WHAT ARE ANTI-INFLAMMATORY MEDICINES?
Anti-inflammatory medicines can relieve pain and inflammation. Inflammation is the redness, heat and swelling caused by infection, disease, or injury. There are 2 main kinds of anti-inflammatory medicines: nonsteroidal and steroidal.
· Aspirin, ibuprofen, and naproxen are nonsteroidal anti-inflammatory drugs (NSAIDs). You don’t need a prescription to buy low doses of these medicines. Higher doses need a prescription. Some NSAID medicines called COX-2 inhibitors can be bought only with a prescription. Celebrex, for example, is a COX-2 inhibitor.
· Steroid medicines are similar to hormones. Some hydrocortisone skin creams are nonprescription, but most steroid medicines can be bought only with a prescription. Prescription steroids have a stronger effect than NSAIDs. They come in different forms, such as pills, shots, inhalers, creams, ointments, and eyedrops. Examples of steroidal medicines are cortisone and prednisone.
WHEN ARE THEY USED?
Anti-inflammatory medicines are taken for many reasons, such as:
· menstrual cramps
· skin problems
WHAT SHOULD I WATCH OUT FOR WHILE TAKING THESE MEDICINES?
Some possible side effects of NSAIDS are:
· upset stomach
· stomach bleeding or ulcers
· high blood pressure
· dizziness or ringing in the ears
· kidney problems
NSAIDs increases your risk of bleeding. You should not take NSAIDs if:
· You have ulcers or a bleeding problem.
· You are taking a blood thinner.
Also, you may need to stop taking these medicines before surgery or dental work. Be sure to tell your surgeon or dentist that you are taking NSAIDs or aspirin.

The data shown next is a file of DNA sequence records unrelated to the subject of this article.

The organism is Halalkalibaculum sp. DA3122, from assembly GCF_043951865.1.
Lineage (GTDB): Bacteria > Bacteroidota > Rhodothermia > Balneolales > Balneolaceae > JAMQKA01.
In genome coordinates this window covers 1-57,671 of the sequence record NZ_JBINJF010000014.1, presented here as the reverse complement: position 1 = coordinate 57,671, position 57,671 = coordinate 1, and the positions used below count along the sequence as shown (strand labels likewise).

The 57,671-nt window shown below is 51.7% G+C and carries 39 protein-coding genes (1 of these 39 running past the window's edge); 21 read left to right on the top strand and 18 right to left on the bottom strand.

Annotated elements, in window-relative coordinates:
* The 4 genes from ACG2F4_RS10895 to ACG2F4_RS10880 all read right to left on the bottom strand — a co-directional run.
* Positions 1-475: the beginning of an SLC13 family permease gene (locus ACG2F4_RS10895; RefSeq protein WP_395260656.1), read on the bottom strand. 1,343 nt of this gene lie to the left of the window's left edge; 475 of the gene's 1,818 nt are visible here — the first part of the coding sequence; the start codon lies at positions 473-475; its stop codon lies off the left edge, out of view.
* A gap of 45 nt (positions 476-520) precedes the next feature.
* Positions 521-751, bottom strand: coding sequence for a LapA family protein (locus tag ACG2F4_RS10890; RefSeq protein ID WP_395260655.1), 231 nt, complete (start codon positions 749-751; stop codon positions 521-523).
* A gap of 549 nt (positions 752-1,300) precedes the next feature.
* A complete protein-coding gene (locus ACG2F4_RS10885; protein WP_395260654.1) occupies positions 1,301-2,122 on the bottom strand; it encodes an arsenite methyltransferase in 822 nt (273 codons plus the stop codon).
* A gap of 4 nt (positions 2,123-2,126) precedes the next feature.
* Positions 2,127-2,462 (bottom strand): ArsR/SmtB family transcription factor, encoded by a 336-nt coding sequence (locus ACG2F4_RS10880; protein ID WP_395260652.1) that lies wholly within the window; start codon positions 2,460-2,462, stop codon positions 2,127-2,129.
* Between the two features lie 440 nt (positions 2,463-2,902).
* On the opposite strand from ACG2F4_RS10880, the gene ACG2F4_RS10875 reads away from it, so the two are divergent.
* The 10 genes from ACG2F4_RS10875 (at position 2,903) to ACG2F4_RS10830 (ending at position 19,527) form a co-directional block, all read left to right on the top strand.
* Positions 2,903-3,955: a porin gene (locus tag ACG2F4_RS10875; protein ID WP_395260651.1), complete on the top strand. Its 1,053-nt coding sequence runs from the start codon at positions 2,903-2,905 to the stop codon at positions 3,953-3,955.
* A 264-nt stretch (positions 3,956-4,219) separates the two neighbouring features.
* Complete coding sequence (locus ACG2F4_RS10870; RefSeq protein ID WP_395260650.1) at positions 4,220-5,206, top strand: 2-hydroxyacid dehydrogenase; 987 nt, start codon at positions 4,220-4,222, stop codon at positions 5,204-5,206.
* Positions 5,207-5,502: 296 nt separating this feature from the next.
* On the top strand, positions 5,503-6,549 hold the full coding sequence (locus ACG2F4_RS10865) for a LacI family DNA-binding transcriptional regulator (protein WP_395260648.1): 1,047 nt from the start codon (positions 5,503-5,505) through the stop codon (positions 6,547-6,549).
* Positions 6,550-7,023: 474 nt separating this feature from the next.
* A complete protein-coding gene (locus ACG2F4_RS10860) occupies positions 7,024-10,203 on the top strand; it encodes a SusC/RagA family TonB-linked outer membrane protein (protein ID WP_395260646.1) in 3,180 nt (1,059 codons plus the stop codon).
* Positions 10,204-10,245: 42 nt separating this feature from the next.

Some people who have asthma can have an asthma attack after taking NSAIDs. If you have asthma, ask your primary healthcare provider if you should use NSAIDs.
Because of the problems NSAIDS can cause, they should not be taken for any reason for more than 10 days unless recommended by your primary healthcare provider. The risks of NSAIDs increase with age. Read the label and take as directed.
Some people who have asthma can have an asthma attack after taking aspirin.
Check with your primary healthcare provider before you give any medicine that contains aspirin or salicylates to a child or teen. (Salicylates are chemicals that are related to aspirin.) This includes medicines like baby aspirin, some cold medicines, Alka Seltzer, and Pepto Bismol. Children and teens who take aspirin or other salicylates when they are ill with a virus are at risk for a serious illness called Reye’s syndrome.
Some COX-2 inhibitor NSAIDs have been linked to a greater risk of heart attack and stroke. If you are taking this type of NSAID, talk to your primary healthcare provider about it.
Using a steroid for a long time can have serious side effects, such as:
· weakening of bone, leading to osteoporosis and an increased risk of broken bones
· eye problems such as cataracts or glaucoma
· problems fighting infection
· mood changes
· high blood pressure
· high blood sugar and diabetes
Take these medicines exactly as your primary healthcare provider prescribes. Do not take more or less of them or take them longer than prescribed. But don’t stop taking a steroid without your primary healthcare provider’s approval. Suddenly stopping a steroid medicine can also cause problems. Usually you lower your dosage slowly before stopping it.
Remember your primary healthcare provider needs to know if you take any anti-inflammatory drugs. They can cause serious side effects and may change how other medicines work. Be sure to talk to your primary healthcare provider about all medicines you are taking and your risks. Follow your provider’s instructions for taking the medicine and reporting side effects. Also, if you get all of your medicines from the same pharmacist, you can help prevent dangerous drug interactions.